Joanne Renaud is an illustrator, who graduated in illustration from Art Center College of Design in Pasadena, California. Before moving to Southern California, she studied graphic design at Central Washington University and art at the University of Ulster in Belfast, Northern Ireland.
At present, she lives in Los Angeles. Recent clients include Simon & Schuster, Random House, Harcourt Inc., Trillium Publishing, McGraw Hill, Zaner Bloser and Astonishing Adventures Magazine.
Joanne is a member of the Society of Children’s Book Writers and Illustrators, and enjoys travel, history, costume design, classic movies, old musicals, and cheesy fantasy art.
Have you always known you wanted to be an illustrator?
Well, I always knew that I wanted to do something in the visual arts, but I was never sure exactly what that was…. for the longest time, I was preparing to go into graphic design and advertising, but that didn’t work out. Amusingly enough, I didn’t figure this out until after I’d gotten my graphic design degree, which was a bit awkward…
Why choose the Art Centre College of Design?
Well, my graphic design prof at my old university went to Art Center, and he always spoke very highly of it. He told me several times that if I ever wanted to get into illustration, then Art Center was the place to be.
How has your family been about your decision to pursue art?
I think it depends on how one defines “family”– my extended family has been very supportive.
Where do you draw your inspiration from?
Sometimes I’m inspired by movies, TV shows, and other artists from the past and present, but I’m most inspired by reading and writing. For some reason, looking at pictures does not inspire me as much as the writing process. Speaking of which, I’ve had a few short stories published in online magazines like “Astonishing Adventures Magazine” and “Dark Valentine,” and I just finished a time travel romance novella, which I have just started sending out to various e-publishing houses. Whenever I hit a dry spell artistically, I often revisit some of my favorite books– to name a few, I just reread “Jane Eyre,” and Lloyd Alexander’s “The First Two Lives of Lukas-Kasha.” So now I want to draw medieval Persians, or Mr. Rochester…
Are there any illustrators in particular that you greatly admire?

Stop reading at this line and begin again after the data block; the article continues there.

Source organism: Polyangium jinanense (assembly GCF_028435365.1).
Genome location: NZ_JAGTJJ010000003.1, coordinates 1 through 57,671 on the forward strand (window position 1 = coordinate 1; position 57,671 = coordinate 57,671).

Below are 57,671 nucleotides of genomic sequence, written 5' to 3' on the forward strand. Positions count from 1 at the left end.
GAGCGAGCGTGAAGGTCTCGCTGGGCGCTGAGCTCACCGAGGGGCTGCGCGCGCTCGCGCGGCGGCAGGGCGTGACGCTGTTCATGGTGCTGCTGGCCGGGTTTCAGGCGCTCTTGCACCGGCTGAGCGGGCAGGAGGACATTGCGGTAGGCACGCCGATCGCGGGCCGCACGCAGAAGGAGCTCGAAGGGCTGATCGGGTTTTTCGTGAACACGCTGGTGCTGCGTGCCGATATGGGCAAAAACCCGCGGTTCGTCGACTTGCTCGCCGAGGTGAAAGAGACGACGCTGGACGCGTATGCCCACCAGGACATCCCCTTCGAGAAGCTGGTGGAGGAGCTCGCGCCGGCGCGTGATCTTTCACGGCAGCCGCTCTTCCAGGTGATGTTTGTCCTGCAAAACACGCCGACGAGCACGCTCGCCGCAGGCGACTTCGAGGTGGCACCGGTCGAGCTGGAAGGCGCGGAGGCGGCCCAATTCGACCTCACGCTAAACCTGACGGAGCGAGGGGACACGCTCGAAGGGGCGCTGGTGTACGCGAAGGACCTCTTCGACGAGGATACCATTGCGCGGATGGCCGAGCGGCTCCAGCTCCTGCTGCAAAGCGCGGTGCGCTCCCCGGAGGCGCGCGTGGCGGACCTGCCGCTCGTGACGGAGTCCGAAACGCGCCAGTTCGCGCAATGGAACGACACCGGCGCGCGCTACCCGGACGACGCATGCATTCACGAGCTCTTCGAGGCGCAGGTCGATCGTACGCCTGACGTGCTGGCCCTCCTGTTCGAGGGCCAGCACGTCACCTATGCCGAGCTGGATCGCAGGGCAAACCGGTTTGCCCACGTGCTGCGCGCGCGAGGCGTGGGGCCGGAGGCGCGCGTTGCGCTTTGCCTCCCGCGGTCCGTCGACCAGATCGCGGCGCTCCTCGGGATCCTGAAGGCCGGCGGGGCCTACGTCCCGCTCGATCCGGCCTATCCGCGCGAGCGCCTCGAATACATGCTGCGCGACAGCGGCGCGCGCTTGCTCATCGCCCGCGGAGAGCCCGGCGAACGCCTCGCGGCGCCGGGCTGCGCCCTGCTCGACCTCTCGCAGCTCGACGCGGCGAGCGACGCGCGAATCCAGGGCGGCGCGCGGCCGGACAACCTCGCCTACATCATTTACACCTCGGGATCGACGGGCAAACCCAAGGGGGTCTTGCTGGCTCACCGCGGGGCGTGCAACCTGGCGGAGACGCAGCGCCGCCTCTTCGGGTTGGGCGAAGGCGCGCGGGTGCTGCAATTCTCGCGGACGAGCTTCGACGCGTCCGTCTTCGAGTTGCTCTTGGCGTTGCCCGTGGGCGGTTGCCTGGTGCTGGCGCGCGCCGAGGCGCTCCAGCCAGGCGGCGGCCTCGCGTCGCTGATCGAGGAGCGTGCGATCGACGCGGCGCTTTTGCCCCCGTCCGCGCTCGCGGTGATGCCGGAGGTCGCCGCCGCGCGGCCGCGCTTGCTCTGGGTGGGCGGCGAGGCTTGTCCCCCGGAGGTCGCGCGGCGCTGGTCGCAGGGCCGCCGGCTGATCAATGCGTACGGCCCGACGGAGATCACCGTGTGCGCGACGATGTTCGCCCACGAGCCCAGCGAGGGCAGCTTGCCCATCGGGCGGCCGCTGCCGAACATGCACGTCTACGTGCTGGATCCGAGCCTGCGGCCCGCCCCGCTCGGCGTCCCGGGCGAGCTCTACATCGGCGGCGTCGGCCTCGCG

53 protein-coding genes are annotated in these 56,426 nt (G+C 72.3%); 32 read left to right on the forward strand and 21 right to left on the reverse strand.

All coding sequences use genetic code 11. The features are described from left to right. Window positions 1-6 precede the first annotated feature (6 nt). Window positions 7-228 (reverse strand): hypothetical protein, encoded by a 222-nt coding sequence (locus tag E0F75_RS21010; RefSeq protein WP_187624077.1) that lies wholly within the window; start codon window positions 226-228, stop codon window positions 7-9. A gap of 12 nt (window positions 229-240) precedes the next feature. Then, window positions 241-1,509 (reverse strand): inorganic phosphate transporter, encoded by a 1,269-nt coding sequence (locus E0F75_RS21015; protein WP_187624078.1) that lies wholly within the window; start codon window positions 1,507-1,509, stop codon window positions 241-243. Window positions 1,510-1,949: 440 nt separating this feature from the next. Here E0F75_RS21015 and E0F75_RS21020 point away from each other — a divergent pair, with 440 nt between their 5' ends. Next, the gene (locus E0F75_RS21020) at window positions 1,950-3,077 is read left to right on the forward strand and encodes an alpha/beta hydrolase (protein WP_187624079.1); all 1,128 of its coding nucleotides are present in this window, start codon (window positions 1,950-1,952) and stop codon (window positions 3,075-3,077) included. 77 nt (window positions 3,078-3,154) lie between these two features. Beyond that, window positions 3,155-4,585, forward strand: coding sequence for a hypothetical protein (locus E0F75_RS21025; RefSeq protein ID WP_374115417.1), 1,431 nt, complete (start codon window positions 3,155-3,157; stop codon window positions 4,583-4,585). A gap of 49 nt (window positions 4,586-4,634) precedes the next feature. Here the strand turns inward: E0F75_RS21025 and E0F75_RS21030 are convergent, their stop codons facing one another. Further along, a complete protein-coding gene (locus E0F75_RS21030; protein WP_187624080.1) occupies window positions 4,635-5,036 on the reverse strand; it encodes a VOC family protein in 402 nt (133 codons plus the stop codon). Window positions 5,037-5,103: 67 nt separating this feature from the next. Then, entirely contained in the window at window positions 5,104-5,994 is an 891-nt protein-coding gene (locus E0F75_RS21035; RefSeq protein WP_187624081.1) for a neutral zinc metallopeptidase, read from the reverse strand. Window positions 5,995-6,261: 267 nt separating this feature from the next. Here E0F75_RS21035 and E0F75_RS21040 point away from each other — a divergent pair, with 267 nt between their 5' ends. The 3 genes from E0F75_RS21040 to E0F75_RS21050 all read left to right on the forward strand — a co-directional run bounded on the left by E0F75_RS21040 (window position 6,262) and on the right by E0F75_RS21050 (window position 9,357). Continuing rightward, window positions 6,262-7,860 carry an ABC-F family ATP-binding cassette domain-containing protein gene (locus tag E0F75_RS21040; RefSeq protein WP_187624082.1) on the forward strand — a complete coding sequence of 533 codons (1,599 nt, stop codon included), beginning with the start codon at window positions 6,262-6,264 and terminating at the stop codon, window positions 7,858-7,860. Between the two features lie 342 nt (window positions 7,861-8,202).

I really admire people who can paint and draw in their sleep, since I know a lot of digital illustrators who’ve allowed those skills to atrophy. Rebecca Guay is one of my favorite traditional artists– I’ve actually met her in person several times, and she’s really gracious and wonderful to talk to. (Her paintings also look amazing when you see them in person.) The late Trina Schart Hyman is another favorite artist; I also love Valerie Valusek, Donato, Kinuko Craft, and Owen Smith.
You enjoy costume design? How’s that working out for you? Any favorite creations?
I don’t actually sew, but I did do some costume design for a student webseries recently.
Your recent clients include the likes of Simon & Schuster, Random House,McGraw Hill, and Astonishing Adventures Magazine, and some of these are big names. Is there a particular body of works that you would really want to do illustrations
Well, I love history–all types, all periods–so I would love to illustrate anything historical in nature. (I just finished an illustration of Cleopatra and her handmaidens, which is coming out in the summer issue of “Dark Valentine” magazine– I really enjoyed working on that, and putting all the ladies in suitably Hellenistic attire.) I would also love to illustrate fairy tales, or any kind of myths and legends; besides Greek myths (doesn’t everyone like those?) I also like ancient Middle Eastern myths, like the story of Gilgamesh. I’ve also been getting into Indian legends, like the Ramayana.
How would you describe your work in your own words?
Detail-oriented, organic, ornate, soft, atmospheric, well-researched… and definitely costumey!